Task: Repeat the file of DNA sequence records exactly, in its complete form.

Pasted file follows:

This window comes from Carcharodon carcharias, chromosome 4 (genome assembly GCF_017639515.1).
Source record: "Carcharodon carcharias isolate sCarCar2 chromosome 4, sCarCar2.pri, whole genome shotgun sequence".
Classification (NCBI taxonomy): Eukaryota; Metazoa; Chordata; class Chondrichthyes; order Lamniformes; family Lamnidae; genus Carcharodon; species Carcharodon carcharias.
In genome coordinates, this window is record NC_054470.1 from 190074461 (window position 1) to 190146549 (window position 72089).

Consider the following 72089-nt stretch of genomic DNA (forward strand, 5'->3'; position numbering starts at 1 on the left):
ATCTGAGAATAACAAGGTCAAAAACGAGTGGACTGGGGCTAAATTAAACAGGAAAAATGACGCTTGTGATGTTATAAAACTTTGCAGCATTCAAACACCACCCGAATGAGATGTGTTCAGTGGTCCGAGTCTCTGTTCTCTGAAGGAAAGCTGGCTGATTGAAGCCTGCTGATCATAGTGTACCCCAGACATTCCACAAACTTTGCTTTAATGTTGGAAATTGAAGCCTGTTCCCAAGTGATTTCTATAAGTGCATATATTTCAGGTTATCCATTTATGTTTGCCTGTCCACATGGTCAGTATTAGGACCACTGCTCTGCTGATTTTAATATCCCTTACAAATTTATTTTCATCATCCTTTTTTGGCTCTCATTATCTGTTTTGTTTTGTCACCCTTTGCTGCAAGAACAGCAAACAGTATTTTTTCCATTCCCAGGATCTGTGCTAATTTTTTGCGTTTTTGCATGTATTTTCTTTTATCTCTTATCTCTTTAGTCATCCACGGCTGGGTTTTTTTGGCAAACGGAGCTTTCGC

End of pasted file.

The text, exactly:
This window comes from Carcharodon carcharias, chromosome 4 (genome assembly GCF_017639515.1).
Source record: "Carcharodon carcharias isolate sCarCar2 chromosome 4, sCarCar2.pri, whole genome shotgun sequence".
Classification (NCBI taxonomy): Eukaryota; Metazoa; Chordata; class Chondrichthyes; order Lamniformes; family Lamnidae; genus Carcharodon; species Carcharodon carcharias.
In genome coordinates, this window is record NC_054470.1 from 190074461 (window position 1) to 190146549 (window position 72089).

Consider the following 72089-nt stretch of genomic DNA (forward strand, 5'->3'; position numbering starts at 1 on the left):
ATCTGAGAATAACAAGGTCAAAAACGAGTGGACTGGGGCTAAATTAAACAGGAAAAATGACGCTTGTGATGTTATAAAACTTTGCAGCATTCAAACACCACCCGAATGAGATGTGTTCAGTGGTCCGAGTCTCTGTTCTCTGAAGGAAAGCTGGCTGATTGAAGCCTGCTGATCATAGTGTACCCCAGACATTCCACAAACTTTGCTTTAATGTTGGAAATTGAAGCCTGTTCCCAAGTGATTTCTATAAGTGCATATATTTCAGGTTATCCATTTATGTTTGCCTGTCCACATGGTCAGTATTAGGACCACTGCTCTGCTGATTTTAATATCCCTTACAAATTTATTTTCATCATCCTTTTTTGGCTCTCATTATCTGTTTTGTTTTGTCACCCTTTGCTGCAAGAACAGCAAACAGTATTTTTTCCATTCCCAGGATCTGTGCTAATTTTTTGCGTTTTTGCATGTATTTTCTTTTATCTCTTATCTCTTTAGTCATCCACGGCTGGGTTTTTTTGGCAAACGGAGCTTTCGC